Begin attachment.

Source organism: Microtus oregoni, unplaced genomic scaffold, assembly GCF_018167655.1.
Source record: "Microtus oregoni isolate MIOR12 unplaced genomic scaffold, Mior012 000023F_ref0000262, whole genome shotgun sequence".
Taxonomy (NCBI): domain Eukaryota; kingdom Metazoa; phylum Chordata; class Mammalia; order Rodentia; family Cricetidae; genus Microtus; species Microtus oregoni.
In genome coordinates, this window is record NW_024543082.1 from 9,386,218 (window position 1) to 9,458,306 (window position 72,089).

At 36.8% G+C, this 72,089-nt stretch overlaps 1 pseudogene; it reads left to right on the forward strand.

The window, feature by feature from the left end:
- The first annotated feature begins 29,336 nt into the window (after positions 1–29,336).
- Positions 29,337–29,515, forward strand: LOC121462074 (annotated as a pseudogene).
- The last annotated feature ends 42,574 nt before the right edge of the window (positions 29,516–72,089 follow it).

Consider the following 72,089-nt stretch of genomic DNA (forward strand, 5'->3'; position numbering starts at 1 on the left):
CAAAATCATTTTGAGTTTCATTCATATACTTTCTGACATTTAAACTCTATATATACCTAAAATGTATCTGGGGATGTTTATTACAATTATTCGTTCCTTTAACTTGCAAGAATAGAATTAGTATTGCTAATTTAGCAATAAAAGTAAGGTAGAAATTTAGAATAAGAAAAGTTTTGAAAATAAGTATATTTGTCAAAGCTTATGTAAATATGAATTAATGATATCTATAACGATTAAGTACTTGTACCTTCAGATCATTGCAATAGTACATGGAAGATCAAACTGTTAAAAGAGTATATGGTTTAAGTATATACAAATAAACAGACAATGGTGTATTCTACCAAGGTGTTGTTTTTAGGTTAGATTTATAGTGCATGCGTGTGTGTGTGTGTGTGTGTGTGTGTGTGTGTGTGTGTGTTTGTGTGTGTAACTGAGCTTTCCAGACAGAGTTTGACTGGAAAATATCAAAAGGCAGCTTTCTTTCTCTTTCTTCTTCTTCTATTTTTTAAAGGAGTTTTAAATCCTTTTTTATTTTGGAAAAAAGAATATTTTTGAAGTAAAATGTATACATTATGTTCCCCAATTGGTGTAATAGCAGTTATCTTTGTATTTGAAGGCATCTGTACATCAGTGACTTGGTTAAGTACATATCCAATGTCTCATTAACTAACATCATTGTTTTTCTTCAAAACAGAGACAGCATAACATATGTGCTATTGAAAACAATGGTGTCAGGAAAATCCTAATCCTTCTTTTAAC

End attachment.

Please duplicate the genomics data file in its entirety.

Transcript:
Source organism: Microtus oregoni, unplaced genomic scaffold, assembly GCF_018167655.1.
Source record: "Microtus oregoni isolate MIOR12 unplaced genomic scaffold, Mior012 000023F_ref0000262, whole genome shotgun sequence".
Taxonomy (NCBI): domain Eukaryota; kingdom Metazoa; phylum Chordata; class Mammalia; order Rodentia; family Cricetidae; genus Microtus; species Microtus oregoni.
In genome coordinates, this window is record NW_024543082.1 from 9,386,218 (window position 1) to 9,458,306 (window position 72,089).

At 36.8% G+C, this 72,089-nt stretch overlaps 1 pseudogene; it reads left to right on the forward strand.

The window, feature by feature from the left end:
- The first annotated feature begins 29,336 nt into the window (after positions 1–29,336).
- Positions 29,337–29,515, forward strand: LOC121462074 (annotated as a pseudogene).
- The last annotated feature ends 42,574 nt before the right edge of the window (positions 29,516–72,089 follow it).

Consider the following 72,089-nt stretch of genomic DNA (forward strand, 5'->3'; position numbering starts at 1 on the left):
CAAAATCATTTTGAGTTTCATTCATATACTTTCTGACATTTAAACTCTATATATACCTAAAATGTATCTGGGGATGTTTATTACAATTATTCGTTCCTTTAACTTGCAAGAATAGAATTAGTATTGCTAATTTAGCAATAAAAGTAAGGTAGAAATTTAGAATAAGAAAAGTTTTGAAAATAAGTATATTTGTCAAAGCTTATGTAAATATGAATTAATGATATCTATAACGATTAAGTACTTGTACCTTCAGATCATTGCAATAGTACATGGAAGATCAAACTGTTAAAAGAGTATATGGTTTAAGTATATACAAATAAACAGACAATGGTGTATTCTACCAAGGTGTTGTTTTTAGGTTAGATTTATAGTGCATGCGTGTGTGTGTGTGTGTGTGTGTGTGTGTGTGTGTGTGTGTTTGTGTGTGTAACTGAGCTTTCCAGACAGAGTTTGACTGGAAAATATCAAAAGGCAGCTTTCTTTCTCTTTCTTCTTCTTCTATTTTTTAAAGGAGTTTTAAATCCTTTTTTATTTTGGAAAAAAGAATATTTTTGAAGTAAAATGTATACATTATGTTCCCCAATTGGTGTAATAGCAGTTATCTTTGTATTTGAAGGCATCTGTACATCAGTGACTTGGTTAAGTACATATCCAATGTCTCATTAACTAACATCATTGTTTTTCTTCAAAACAGAGACAGCATAACATATGTGCTATTGAAAACAATGGTGTCAGGAAAATCCTAATCCTTCTTTTAAC